At this point the various musical influences from his past had merged with the progressive influences of bandmates. For those of us who were around in the mid to late eighties, we can recall the rise of instrumental guitar made popular by big names like Steve Vai, Jeff Beck, and Joe Satriani. It’s not hard to understand the effect that might have on a growing guitar talent living in the wake of Eddie Van Halen. After his debut album, Rob continued working on new material and taking his music to various record companies. Eventually he signed to Steve Vai’s record label Favored Nations Entertainment and released the albums Mantra, The Color of Light, and Violet Horizon worldwide.
Since then, Balducci has been a prolific personage, performing live in venues around the world and hosting clinics for many of the music world’s leading manufacturers. For example, Ibanez Guitars, Two Notes Audio Engineering, DV Mark Amps, Overloud THU, D’Addario Strings, Dimarzio Pick-ups, Lizard Spit Polish, George L’s cables, Morley Pedals, Keeley Pedals, Xotic pedals, Eventide, Hawk Picks, Dunlop, Maxon, FU Upgrades, Studio Devil, and Majic Box Pedals are all among his endorsements. He has received rave reviews and world-wide support for his music from industry publications like Guitarist UK, Guitar World, Young Guitar, and Burn. He has his own YouTube channel where followers can watch footage of his shows, get a quick guitar lesson, or experience Balducci playing from his own studio.
Balducci ‘s last album 821 Monroe Drive, a soul-searching collection of songs written about the house that his mother grew up in. This was the place he would spend his summers and where Rob describes as his woodshed years. Alone in his room spending all day working on his instrument.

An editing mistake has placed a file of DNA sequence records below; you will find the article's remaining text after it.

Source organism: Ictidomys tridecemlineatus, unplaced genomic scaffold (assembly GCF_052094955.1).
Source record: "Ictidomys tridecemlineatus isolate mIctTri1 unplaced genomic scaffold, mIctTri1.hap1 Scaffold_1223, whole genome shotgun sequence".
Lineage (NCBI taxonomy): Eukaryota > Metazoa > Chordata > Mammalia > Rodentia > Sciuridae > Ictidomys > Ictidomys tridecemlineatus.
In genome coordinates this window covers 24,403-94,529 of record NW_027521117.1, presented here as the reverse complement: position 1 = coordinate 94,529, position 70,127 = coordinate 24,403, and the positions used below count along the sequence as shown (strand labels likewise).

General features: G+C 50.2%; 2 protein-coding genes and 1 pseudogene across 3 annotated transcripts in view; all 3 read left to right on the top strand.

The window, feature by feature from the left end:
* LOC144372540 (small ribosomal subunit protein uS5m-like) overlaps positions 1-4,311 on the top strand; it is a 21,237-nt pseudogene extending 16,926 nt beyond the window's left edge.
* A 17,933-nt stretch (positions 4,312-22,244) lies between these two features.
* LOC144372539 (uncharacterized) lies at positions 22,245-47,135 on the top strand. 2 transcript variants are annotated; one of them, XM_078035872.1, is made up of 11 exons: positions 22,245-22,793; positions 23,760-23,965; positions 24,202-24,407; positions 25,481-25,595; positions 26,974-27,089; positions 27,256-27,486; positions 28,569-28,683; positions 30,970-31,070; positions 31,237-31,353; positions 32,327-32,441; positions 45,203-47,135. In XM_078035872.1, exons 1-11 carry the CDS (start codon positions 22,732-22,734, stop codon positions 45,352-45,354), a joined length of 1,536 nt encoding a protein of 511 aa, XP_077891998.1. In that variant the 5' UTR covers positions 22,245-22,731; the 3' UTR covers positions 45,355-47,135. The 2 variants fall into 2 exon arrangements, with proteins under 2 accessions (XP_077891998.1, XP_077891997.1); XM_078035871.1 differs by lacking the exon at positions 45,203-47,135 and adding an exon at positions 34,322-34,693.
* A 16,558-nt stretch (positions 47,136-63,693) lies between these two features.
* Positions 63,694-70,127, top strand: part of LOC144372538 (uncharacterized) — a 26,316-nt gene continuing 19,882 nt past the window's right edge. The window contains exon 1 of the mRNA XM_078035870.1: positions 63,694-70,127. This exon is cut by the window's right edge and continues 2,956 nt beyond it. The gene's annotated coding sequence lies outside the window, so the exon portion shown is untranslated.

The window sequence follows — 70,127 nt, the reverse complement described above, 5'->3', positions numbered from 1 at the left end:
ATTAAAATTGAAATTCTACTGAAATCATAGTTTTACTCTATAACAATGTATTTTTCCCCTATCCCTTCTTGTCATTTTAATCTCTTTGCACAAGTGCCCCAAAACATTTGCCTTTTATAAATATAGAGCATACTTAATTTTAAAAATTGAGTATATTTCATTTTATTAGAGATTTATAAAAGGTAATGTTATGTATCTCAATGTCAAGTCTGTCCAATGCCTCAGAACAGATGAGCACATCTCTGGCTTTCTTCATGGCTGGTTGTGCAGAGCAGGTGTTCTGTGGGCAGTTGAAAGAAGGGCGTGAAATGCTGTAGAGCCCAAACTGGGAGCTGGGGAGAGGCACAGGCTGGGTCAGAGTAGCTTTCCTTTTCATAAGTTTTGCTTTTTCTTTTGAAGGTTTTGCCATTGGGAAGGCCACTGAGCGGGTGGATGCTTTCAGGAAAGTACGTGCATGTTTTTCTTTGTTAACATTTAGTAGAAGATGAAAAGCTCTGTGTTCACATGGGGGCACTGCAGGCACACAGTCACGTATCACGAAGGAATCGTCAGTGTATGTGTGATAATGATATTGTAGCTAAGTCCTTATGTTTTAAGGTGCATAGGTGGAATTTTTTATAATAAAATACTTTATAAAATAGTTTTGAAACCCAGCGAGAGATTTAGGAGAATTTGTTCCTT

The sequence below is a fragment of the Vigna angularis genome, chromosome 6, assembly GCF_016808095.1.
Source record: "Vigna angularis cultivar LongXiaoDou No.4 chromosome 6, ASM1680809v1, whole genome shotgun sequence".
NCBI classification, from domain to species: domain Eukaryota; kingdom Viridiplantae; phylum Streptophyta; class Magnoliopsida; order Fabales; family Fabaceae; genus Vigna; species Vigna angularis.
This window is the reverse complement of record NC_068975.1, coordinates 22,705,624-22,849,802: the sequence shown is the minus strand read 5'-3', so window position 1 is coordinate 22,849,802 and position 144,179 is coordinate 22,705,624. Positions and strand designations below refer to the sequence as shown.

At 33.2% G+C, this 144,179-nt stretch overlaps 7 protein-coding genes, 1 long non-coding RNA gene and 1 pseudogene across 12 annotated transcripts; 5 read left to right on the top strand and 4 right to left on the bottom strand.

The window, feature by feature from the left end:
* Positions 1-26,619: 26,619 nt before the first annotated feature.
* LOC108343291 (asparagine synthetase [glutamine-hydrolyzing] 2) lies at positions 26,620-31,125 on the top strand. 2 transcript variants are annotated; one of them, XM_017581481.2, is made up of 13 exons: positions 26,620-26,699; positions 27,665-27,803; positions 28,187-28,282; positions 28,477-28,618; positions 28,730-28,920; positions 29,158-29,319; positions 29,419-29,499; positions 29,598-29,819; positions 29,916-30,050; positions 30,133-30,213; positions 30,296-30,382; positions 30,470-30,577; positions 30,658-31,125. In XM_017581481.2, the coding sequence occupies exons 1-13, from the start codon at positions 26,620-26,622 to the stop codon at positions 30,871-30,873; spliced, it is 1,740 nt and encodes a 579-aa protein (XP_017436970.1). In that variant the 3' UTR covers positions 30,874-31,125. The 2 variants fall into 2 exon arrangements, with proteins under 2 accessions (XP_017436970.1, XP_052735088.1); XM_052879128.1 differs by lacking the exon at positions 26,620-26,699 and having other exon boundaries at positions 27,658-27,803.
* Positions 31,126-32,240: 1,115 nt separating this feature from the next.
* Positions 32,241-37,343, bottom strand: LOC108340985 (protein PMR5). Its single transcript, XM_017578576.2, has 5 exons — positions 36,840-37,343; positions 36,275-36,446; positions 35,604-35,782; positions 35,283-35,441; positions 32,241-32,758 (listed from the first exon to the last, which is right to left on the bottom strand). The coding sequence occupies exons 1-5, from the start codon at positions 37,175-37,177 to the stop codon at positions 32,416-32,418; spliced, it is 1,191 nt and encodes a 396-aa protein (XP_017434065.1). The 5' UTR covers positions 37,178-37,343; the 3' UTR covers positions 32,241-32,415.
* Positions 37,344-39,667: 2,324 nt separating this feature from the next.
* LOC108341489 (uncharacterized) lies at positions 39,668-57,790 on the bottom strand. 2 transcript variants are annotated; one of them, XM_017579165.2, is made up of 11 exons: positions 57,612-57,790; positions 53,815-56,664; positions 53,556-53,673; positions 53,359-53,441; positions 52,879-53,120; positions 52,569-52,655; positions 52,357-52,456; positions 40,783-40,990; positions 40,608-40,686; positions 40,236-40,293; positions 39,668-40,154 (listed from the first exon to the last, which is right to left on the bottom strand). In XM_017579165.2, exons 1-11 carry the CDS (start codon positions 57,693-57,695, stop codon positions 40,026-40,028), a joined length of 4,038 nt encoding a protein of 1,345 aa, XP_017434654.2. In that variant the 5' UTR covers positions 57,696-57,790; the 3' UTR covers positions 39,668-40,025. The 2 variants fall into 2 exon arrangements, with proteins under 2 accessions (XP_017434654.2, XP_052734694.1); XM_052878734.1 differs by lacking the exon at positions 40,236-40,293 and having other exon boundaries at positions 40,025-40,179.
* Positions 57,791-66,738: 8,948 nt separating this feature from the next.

So what is going on in the world of Rob Balducci now ? The new album “Transcendence” is here and will be released on January 7, 2022.
Transcendence is his best work to date and is some of his most personal music to come out of his mind , body , soul and heart. The music is inspired by the passing of his parents Vito and Natalie Balducci and dealing with their end of life and remembering the moments of time that seem to past by so fast. “ the music on this album is very personal to me but I feel everyone can relate to it. Each of us experience loss and I hope listening to this collection of music will bring some peacefulness into the world ".
Rob Balducci comes full circle on Transcendence and shows us just how deep that well of inspiration he draws from can be. Brimming with all the staples you have come to expect from Balducci; infectious melodies, stunning musicianship and gorgeous tones all shaped to take you, the listener on an aural journey that will not only surprise, excite and thrill you from the first note to the last, but leave you wondering ‘How did he do that?’